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Mom petitions for kids' safety

PTA official wants city to install blinking lights to protect children at intersections. City official says it would cost $70,000.

September 27, 2010|By Tom Ragan, tom.ragan@latimes.com
  • Three children run across the street at Wilson Street and Fordham Drive, where the College Park Elementary School PTA vice president is petitioning the city to install blinking yellow lights.
Three children run across the street at Wilson Street… (DON LEACH, Daily…)

COSTA MESA — The vice president of the College Park Elementary School PTA is gathering signatures to petition the City Council to install a blinking yellow light at two intersections where children, she said, are in danger of being hit by cars.

Michelle Pommier, a concerned parent and past PTA president, said intersections at Wilson Street and Fordham Drive and at Loyola and Fairview roads can be dangerous — especially before and after school, when motorists sometimes break the 35 mph speed limit and "whiz by."

Pommier said she's trying to gather as many signatures as she can before the Nov. 2 elections, but unfortunately, she added, the petition may not be ready until after the election.

"I just think something should be installed at these intersections, and it would be nice to get all this before the elections," Pommier said. "I'll take whatever the city thinks is the safest for the kids."

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Due to budget cuts, the city of Costa Mesa has had to cut four crossing-guard positions from its budget, accounting for a savings of $50,000 this year.

While the intersections Pommier would like to improve were not affected by those cuts, a crossing guard lost her job near the school, in the vicinity of Notre Dame and Villanova roads.

Other locations where school crossing-guard positions were eliminated include Baker Street/Labrador Drive/Andros Street near California Elementary School; Presidio Drive and Presidio Square near Maude B. Davis Elementary School; and 16th Street and Santa Ana Avenue near Newport Heights Elementary School, according to the city. Crossing guards are still stationed at 16 locations.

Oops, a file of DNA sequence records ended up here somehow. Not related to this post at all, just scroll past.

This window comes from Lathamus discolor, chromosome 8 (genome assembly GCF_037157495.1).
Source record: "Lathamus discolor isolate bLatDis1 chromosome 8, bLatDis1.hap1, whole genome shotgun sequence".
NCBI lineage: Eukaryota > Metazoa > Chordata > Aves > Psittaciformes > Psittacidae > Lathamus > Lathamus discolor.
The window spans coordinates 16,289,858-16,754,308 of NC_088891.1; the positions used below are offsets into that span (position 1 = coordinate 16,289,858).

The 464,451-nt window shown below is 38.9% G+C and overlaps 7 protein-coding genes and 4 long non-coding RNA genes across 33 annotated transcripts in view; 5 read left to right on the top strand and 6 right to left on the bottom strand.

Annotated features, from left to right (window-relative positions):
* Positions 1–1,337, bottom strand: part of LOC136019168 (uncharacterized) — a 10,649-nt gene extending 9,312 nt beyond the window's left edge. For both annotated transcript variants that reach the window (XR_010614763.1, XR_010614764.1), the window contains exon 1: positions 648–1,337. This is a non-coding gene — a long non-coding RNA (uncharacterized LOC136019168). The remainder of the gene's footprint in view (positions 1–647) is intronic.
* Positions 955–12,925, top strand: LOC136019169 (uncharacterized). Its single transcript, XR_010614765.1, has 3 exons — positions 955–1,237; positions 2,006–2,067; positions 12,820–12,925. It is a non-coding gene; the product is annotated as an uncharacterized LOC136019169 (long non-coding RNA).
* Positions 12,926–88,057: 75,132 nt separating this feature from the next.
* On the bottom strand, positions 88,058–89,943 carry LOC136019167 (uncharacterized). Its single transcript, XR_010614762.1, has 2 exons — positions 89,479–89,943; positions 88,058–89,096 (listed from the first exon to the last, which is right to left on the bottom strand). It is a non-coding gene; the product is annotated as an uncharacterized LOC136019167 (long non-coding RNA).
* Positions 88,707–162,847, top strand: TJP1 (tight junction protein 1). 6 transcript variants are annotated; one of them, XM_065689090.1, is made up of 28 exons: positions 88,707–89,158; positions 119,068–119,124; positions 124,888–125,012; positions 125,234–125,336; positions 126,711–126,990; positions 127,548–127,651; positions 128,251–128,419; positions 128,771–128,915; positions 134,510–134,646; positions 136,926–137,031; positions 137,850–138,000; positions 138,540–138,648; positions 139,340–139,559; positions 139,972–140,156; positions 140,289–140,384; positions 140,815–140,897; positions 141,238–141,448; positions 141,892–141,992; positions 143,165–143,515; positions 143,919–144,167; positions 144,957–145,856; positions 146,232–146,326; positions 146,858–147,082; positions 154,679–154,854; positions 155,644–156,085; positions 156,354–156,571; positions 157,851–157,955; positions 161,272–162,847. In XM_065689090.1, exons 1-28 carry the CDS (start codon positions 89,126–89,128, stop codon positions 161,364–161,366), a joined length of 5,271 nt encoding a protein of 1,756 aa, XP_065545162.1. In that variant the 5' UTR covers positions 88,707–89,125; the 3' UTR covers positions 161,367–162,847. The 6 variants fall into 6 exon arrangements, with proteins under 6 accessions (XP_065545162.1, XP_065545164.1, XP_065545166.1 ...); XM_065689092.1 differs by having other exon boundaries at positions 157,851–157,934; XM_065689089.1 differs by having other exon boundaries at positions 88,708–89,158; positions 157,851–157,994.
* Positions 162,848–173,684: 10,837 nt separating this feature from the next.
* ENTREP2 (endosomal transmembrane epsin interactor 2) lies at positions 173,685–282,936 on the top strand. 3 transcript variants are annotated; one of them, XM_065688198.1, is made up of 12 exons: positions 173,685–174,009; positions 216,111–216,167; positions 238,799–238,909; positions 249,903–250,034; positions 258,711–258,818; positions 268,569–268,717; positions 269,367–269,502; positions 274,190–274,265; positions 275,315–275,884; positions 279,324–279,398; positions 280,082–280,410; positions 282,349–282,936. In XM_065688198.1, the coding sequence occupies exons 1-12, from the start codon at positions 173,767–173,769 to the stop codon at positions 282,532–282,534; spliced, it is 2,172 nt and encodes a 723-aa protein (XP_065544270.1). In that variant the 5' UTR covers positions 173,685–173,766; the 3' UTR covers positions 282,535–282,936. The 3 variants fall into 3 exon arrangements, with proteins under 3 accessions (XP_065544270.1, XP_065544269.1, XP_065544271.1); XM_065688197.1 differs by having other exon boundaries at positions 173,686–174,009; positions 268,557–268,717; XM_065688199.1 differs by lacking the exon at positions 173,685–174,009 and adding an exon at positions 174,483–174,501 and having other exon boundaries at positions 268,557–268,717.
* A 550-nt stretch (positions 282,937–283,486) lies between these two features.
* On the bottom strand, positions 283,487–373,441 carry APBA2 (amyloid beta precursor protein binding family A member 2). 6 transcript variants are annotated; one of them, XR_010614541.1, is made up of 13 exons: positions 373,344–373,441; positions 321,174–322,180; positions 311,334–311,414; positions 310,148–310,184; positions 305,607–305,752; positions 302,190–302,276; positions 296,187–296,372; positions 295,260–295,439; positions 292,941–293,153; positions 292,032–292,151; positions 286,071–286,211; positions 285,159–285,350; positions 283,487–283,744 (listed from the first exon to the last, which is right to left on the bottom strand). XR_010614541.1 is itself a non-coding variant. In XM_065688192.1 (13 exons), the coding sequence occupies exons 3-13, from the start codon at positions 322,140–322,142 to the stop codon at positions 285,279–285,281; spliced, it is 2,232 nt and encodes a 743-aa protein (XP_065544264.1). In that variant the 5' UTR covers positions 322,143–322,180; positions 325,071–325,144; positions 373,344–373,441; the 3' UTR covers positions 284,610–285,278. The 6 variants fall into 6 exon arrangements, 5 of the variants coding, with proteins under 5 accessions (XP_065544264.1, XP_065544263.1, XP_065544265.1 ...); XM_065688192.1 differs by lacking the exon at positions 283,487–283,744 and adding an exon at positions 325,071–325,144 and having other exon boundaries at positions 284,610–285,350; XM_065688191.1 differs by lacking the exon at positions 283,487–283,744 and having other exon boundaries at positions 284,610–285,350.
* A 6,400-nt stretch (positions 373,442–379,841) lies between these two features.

With regard to Pommier's request, Peter Naghavi, the city's director of public services, said there are options, from installing a stop sign to installing yellow blinking lights in the asphalt to a yellow light on a pole.

But the best option, he said, is probably to have the children cross where there is a traffic light about 200 yards west of Fordham and Wilson, near the Home Depot and the Kmart east of Harbor Boulevard.

The installation of a stop sign, Naghavi said, would back up traffic along Fairview and Wilson.

"Then you'd be stopping 40,000 cars a day on those streets," he said.

The installation of yellow blinking lights would cost the city $70,000, he said.

And painting a midblock white stripped crosswalk, he said, would only serve to "provide a false sense of security" for the children.

"Then what you get is kids walking in the middle of the street, thinking they're safe, and most cars don't see the white lines," he said.

The installation of a pole with a yellow light, however, would cost $15,000, Naghavi said.

College Park Principal Julie McCormick said she appreciates any efforts to protect the more than 600 children who attend the school.

"We are pleased when efforts are taken to assist our students to safely walk to school," said Laura Boss, spokeswoman for Newport-Mesa Unified School District.

Boss said last year yellow crossing lights were installed near Paularino Elementary School and that it has helped slow traffic down in the neighborhood considerably.

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